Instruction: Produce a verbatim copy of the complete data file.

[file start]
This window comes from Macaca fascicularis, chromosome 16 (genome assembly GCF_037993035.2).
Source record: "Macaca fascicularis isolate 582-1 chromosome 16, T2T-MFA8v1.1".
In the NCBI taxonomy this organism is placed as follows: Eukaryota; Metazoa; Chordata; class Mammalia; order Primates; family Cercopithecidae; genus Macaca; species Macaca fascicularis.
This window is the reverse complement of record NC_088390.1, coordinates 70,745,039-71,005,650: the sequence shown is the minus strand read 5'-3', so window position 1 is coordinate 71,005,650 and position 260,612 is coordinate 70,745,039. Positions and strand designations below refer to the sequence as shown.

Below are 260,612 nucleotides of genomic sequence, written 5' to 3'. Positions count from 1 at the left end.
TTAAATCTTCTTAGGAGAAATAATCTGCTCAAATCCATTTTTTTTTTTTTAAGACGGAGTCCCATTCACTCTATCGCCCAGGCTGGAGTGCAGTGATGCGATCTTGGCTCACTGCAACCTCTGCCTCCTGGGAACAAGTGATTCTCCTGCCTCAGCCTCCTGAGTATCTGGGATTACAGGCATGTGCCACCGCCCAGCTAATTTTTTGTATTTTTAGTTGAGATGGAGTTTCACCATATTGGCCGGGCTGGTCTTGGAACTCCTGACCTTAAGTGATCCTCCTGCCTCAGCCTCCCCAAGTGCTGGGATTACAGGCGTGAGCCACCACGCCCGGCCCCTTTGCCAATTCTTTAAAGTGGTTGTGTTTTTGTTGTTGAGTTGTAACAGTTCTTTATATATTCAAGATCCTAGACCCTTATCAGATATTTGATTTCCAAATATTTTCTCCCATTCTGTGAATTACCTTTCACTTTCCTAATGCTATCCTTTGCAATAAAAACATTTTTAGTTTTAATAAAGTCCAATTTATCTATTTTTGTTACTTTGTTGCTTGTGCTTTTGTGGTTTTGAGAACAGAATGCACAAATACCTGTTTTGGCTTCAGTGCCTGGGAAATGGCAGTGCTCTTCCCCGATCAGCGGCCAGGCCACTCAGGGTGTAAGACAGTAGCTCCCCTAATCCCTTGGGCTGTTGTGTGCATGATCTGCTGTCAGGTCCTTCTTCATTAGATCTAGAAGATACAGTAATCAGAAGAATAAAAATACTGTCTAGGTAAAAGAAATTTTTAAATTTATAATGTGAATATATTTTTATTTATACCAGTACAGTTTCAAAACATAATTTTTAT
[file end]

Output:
This window comes from Macaca fascicularis, chromosome 16 (genome assembly GCF_037993035.2).
Source record: "Macaca fascicularis isolate 582-1 chromosome 16, T2T-MFA8v1.1".
In the NCBI taxonomy this organism is placed as follows: Eukaryota; Metazoa; Chordata; class Mammalia; order Primates; family Cercopithecidae; genus Macaca; species Macaca fascicularis.
This window is the reverse complement of record NC_088390.1, coordinates 70,745,039-71,005,650: the sequence shown is the minus strand read 5'-3', so window position 1 is coordinate 71,005,650 and position 260,612 is coordinate 70,745,039. Positions and strand designations below refer to the sequence as shown.

Below are 260,612 nucleotides of genomic sequence, written 5' to 3'. Positions count from 1 at the left end.
TTAAATCTTCTTAGGAGAAATAATCTGCTCAAATCCATTTTTTTTTTTTTAAGACGGAGTCCCATTCACTCTATCGCCCAGGCTGGAGTGCAGTGATGCGATCTTGGCTCACTGCAACCTCTGCCTCCTGGGAACAAGTGATTCTCCTGCCTCAGCCTCCTGAGTATCTGGGATTACAGGCATGTGCCACCGCCCAGCTAATTTTTTGTATTTTTAGTTGAGATGGAGTTTCACCATATTGGCCGGGCTGGTCTTGGAACTCCTGACCTTAAGTGATCCTCCTGCCTCAGCCTCCCCAAGTGCTGGGATTACAGGCGTGAGCCACCACGCCCGGCCCCTTTGCCAATTCTTTAAAGTGGTTGTGTTTTTGTTGTTGAGTTGTAACAGTTCTTTATATATTCAAGATCCTAGACCCTTATCAGATATTTGATTTCCAAATATTTTCTCCCATTCTGTGAATTACCTTTCACTTTCCTAATGCTATCCTTTGCAATAAAAACATTTTTAGTTTTAATAAAGTCCAATTTATCTATTTTTGTTACTTTGTTGCTTGTGCTTTTGTGGTTTTGAGAACAGAATGCACAAATACCTGTTTTGGCTTCAGTGCCTGGGAAATGGCAGTGCTCTTCCCCGATCAGCGGCCAGGCCACTCAGGGTGTAAGACAGTAGCTCCCCTAATCCCTTGGGCTGTTGTGTGCATGATCTGCTGTCAGGTCCTTCTTCATTAGATCTAGAAGATACAGTAATCAGAAGAATAAAAATACTGTCTAGGTAAAAGAAATTTTTAAATTTATAATGTGAATATATTTTTATTTATACCAGTACAGTTTCAAAACATAATTTTTAT